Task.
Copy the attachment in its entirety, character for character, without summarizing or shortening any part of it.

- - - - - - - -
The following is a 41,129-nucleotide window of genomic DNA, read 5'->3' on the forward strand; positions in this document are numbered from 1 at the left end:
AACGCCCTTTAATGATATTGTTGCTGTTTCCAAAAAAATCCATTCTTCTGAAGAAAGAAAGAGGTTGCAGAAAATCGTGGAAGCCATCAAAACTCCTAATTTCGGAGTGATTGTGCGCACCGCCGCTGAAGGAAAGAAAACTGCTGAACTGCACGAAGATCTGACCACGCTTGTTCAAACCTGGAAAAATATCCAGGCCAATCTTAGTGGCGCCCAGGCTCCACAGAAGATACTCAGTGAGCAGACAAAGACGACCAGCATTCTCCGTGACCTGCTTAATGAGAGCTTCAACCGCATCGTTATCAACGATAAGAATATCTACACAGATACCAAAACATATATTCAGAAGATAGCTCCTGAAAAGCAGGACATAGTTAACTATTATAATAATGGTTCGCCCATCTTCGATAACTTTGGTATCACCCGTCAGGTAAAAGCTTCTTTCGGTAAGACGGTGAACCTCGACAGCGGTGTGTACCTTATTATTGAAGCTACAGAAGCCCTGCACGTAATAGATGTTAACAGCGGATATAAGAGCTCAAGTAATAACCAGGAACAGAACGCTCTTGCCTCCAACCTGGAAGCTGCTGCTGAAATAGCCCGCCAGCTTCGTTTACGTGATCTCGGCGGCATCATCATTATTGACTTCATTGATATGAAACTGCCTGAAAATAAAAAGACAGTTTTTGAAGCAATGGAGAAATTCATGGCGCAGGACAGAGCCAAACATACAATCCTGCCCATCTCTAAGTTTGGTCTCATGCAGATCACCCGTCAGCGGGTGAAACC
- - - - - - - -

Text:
The following is a 41,129-nucleotide window of genomic DNA, read 5'->3' on the forward strand; positions in this document are numbered from 1 at the left end:
AACGCCCTTTAATGATATTGTTGCTGTTTCCAAAAAAATCCATTCTTCTGAAGAAAGAAAGAGGTTGCAGAAAATCGTGGAAGCCATCAAAACTCCTAATTTCGGAGTGATTGTGCGCACCGCCGCTGAAGGAAAGAAAACTGCTGAACTGCACGAAGATCTGACCACGCTTGTTCAAACCTGGAAAAATATCCAGGCCAATCTTAGTGGCGCCCAGGCTCCACAGAAGATACTCAGTGAGCAGACAAAGACGACCAGCATTCTCCGTGACCTGCTTAATGAGAGCTTCAACCGCATCGTTATCAACGATAAGAATATCTACACAGATACCAAAACATATATTCAGAAGATAGCTCCTGAAAAGCAGGACATAGTTAACTATTATAATAATGGTTCGCCCATCTTCGATAACTTTGGTATCACCCGTCAGGTAAAAGCTTCTTTCGGTAAGACGGTGAACCTCGACAGCGGTGTGTACCTTATTATTGAAGCTACAGAAGCCCTGCACGTAATAGATGTTAACAGCGGATATAAGAGCTCAAGTAATAACCAGGAACAGAACGCTCTTGCCTCCAACCTGGAAGCTGCTGCTGAAATAGCCCGCCAGCTTCGTTTACGTGATCTCGGCGGCATCATCATTATTGACTTCATTGATATGAAACTGCCTGAAAATAAAAAGACAGTTTTTGAAGCAATGGAGAAATTCATGGCGCAGGACAGAGCCAAACATACAATCCTGCCCATCTCTAAGTTTGGTCTCATGCAGATCACCCGTCAGCGGGTGAAACC